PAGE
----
What is Convertible Preferred Stock?
Convertible preferred stocks are a special class of stocks issued by the company which gives the right to the investor to convert its preferred stock holding into fixed numbers of shares of company common stock after the predetermined time span. Convertibles preferred are hybrid instruments with bond and equity-like features wherein, it is equivalent to bonds with fixed dividend payment plus as the option to acquire common stock.
An investor bought 100 shares of convertible preferred stock in ABC Company @ 500 per share on June 1, 2007. So, the initial investment made by an investor is $50000 (100 shares * $500). It offers a fixed dividend yield of 5%, i.e. $25 per share along with special conversion right wherein 1 share of preferred stock can be converted into 50 shares of common stock (known as conversion ratio), i.e. if an investor opts for conversion, he will be entitled to 5000 common shares (100 preferred stock * 50 common shares). This right can only be applied after June 1, 2008 (known as conversion date).
Applying below formulae can give the total cost per common share after conversion is applied:
In this case, it’s $10 (500/50) which is termed as the conversion price.
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Now let’s assume on June 1, 2008, the stock price is trading @7 per share in the market. If the investor decides to convert his holding into common stock, the total value of his investment will be $35000 (5000 common shares * $7) on that day. This will fetch him a total loss of $15000 after considering his initial investment of $50000.
Now let’s assume that the stock price increased to $30. He would definitely exercise his conversion right as he can get the same stock at 10 as compared to the market price of $30. The difference between $30 and $10 is called the conversion premium. Post conversion, the total value of his investment will increase to $150000 from $50000, giving him a net realizable gain of $100000.
- Convertible preferred stock enjoys preferential right over equity shares with regard to the dividend payment and repayment of capital in case of winding up.
- They can realize a gain in the form of capital appreciation from company success while still protected from company failure. If the stock prices appreciate, investors can choose to convert their preferred stock to common stock. On the other hand, if the company performance is poor, they can choose not to exercise the conversion right and keep their convertible stock.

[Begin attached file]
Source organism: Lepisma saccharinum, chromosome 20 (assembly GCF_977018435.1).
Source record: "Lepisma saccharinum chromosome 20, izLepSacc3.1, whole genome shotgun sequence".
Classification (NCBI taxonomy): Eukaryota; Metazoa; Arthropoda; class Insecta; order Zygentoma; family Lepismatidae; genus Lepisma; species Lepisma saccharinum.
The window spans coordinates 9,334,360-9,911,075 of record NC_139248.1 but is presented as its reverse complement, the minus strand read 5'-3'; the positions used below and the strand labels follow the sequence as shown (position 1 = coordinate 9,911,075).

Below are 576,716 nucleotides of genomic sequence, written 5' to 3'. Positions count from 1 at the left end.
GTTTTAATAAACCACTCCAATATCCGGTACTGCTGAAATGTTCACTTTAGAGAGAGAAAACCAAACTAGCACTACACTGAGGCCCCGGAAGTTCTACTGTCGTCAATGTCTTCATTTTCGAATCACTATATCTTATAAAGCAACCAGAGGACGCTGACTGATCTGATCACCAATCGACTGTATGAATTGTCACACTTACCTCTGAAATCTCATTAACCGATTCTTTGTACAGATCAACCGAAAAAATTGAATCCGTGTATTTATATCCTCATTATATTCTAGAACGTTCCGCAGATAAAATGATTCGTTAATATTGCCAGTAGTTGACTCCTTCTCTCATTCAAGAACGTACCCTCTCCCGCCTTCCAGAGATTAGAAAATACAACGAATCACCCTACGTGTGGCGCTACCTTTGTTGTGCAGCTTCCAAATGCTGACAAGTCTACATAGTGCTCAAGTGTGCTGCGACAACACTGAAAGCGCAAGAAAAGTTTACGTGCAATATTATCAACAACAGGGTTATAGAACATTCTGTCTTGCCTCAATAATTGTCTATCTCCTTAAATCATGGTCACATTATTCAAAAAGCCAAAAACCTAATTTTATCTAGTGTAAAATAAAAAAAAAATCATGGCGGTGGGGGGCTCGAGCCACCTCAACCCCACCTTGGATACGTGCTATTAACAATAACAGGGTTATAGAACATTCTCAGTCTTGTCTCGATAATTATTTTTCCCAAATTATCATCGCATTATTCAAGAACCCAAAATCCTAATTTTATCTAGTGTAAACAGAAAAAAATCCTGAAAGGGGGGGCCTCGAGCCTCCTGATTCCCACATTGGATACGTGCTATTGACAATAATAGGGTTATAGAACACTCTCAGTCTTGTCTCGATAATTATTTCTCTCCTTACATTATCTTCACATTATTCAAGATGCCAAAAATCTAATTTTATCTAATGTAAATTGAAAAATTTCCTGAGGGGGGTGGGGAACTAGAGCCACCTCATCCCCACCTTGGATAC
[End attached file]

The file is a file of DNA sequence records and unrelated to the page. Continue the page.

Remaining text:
- In the event of bankruptcy, if the conversion feature is not exercised, they are given priority in dividend payment and asset distribution of remaining assets before equity shareholders.
- Prior to conversion issuance of preference shares do not lead to dilution of control, i.e. they do not carry voting rights nor interferes in company decision.
- The relatively low dividend yield on convertible stock may provide convenience to rapidly growing firms facing heavy capital expenditures. Corporates may be willing to provide a conversion option to reduce immediate cash requirements for dividend payments. Without this option, investors might demand an extremely high dividend to compensate for the probability of default which will further increase the risk of financial distress.
- Issuance of Convertible shares can help the company to raise capital on better terms and conditions as compared to traditional equity and bond financing, especially if the company has a poor credit rating and borrowing from the market will involve a huge cost in the form of high-interest rates or if company stock is already trading at a lower value.
- The dividend yield on Preferred stock is much lower than other classes of preferred stock due to additional features provided to them, which is conversion right.
- Convertible preferred stock bear higher risks in the event of default as they will be paid only after repayment of principal and interest to bondholders, i.e. they will be par to other equity shareholders.
- When conversion feature is exercised, preference shareholder will be treated as other equity shareholder and enjoys no priority in either in dividend and asset distribution.
- Exercise of convertible options leads to an increase in the number of outstanding shares and creates dilution of control from the perceptive of equity shareholders. Therefore, each shareholder is entitled to a smaller proportion of firm assets and profits. This problem never arises with traded options. If an investor buys an exchange-traded option and subsequently exercises it, there is no effect on the number of shares outstanding.
Key Points to Remember
- Interest rates affect the pricing of Preference shares. Higher rates make them unattractive, whereas low interest makes them attractive.
- Just like bonds most convertible shares are rated by large rating organizations such as S&P, Moody and Fitch.
- When exercising the convertible option, investors must consider whether higher yield will compensate them with higher risk like equity security.
This has been a guide to What is Convertible Preferred Stock & its Definition. Here we discuss the convertible preferred stock example along with advantages and disadvantages. You can learn more about from the following articles –